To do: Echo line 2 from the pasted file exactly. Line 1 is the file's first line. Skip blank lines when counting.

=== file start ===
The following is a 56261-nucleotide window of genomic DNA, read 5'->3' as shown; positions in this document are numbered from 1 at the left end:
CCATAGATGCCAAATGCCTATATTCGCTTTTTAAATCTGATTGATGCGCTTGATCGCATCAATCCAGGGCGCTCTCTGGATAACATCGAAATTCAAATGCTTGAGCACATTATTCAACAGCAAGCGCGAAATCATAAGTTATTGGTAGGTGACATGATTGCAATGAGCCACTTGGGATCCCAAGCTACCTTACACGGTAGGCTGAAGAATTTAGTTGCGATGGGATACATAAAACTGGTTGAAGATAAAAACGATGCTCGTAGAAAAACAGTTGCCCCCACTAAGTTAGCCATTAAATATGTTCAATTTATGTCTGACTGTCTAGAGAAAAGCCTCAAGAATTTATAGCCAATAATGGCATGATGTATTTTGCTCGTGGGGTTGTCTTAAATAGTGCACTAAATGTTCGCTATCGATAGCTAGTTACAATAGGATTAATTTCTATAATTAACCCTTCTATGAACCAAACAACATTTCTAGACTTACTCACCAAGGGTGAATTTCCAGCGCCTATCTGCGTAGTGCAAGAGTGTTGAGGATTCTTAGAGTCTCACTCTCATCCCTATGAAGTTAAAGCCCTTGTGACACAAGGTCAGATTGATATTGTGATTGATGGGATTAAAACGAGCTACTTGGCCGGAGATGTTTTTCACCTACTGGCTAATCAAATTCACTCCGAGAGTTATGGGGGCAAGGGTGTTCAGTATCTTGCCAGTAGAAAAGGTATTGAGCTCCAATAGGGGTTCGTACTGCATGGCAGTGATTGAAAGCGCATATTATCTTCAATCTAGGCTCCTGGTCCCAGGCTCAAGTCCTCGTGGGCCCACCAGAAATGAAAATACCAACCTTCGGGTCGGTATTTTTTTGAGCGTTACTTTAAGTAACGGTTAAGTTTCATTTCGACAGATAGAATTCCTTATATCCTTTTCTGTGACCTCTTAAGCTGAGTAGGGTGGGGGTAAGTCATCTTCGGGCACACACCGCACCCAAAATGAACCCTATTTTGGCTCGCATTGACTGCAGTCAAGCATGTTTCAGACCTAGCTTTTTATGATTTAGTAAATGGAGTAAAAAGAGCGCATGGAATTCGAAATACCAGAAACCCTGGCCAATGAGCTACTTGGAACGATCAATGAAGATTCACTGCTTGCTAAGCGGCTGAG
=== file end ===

CCATAGATGCCAAATGCCTATATTCGCTTTTTAAATCTGATTGATGCGCTTGATCGCATCAATCCAGGGCGCTCTCTGGATAACATCGAAATTCAAATGCTTGAGCACATTATTCAACAGCAAGCGCGAAATCATAAGTTATTGGTAGGTGACATGATTGCAATGAGCCACTTGGGATCCCAAGCTACCTTACACGGTAGGCTGAAGAATTTAGTTGCGATGGGATACATAAAACTGGTTGAAGATAAAAACGATGCTCGTAGAAAAACAGTTGCCCCCACTAAGTTAGCCATTAAATATGTTCAATTTATGTCTGACTGTCTAGAGAAAAGCCTCAAGAATTTATAGCCAATAATGGCATGATGTATTTTGCTCGTGGGGTTGTCTTAAATAGTGCACTAAATGTTCGCTATCGATAGCTAGTTACAATAGGATTAATTTCTATAATTAACCCTTCTATGAACCAAACAACATTTCTAGACTTACTCACCAAGGGTGAATTTCCAGCGCCTATCTGCGTAGTGCAAGAGTGTTGAGGATTCTTAGAGTCTCACTCTCATCCCTATGAAGTTAAAGCCCTTGTGACACAAGGTCAGATTGATATTGTGATTGATGGGATTAAAACGAGCTACTTGGCCGGAGATGTTTTTCACCTACTGGCTAATCAAATTCACTCCGAGAGTTATGGGGGCAAGGGTGTTCAGTATCTTGCCAGTAGAAAAGGTATTGAGCTCCAATAGGGGTTCGTACTGCATGGCAGTGATTGAAAGCGCATATTATCTTCAATCTAGGCTCCTGGTCCCAGGCTCAAGTCCTCGTGGGCCCACCAGAAATGAAAATACCAACCTTCGGGTCGGTATTTTTTTGAGCGTTACTTTAAGTAACGGTTAAGTTTCATTTCGACAGATAGAATTCCTTATATCCTTTTCTGTGACCTCTTAAGCTGAGTAGGGTGGGGGTAAGTCATCTTCGGGCACACACCGCACCCAAAATGAACCCTATTTTGGCTCGCATTGACTGCAGTCAAGCATGTTTCAGACCTAGCTTTTTATGATTTAGTAAATGGAGTAAAAAGAGCGCATGGAATTCGAAATACCAGAAACCCTGGCCAATGAGCTACTTGGAACGATCAATGAAGATTCACTGCTTGCTAAGCGGCTGAG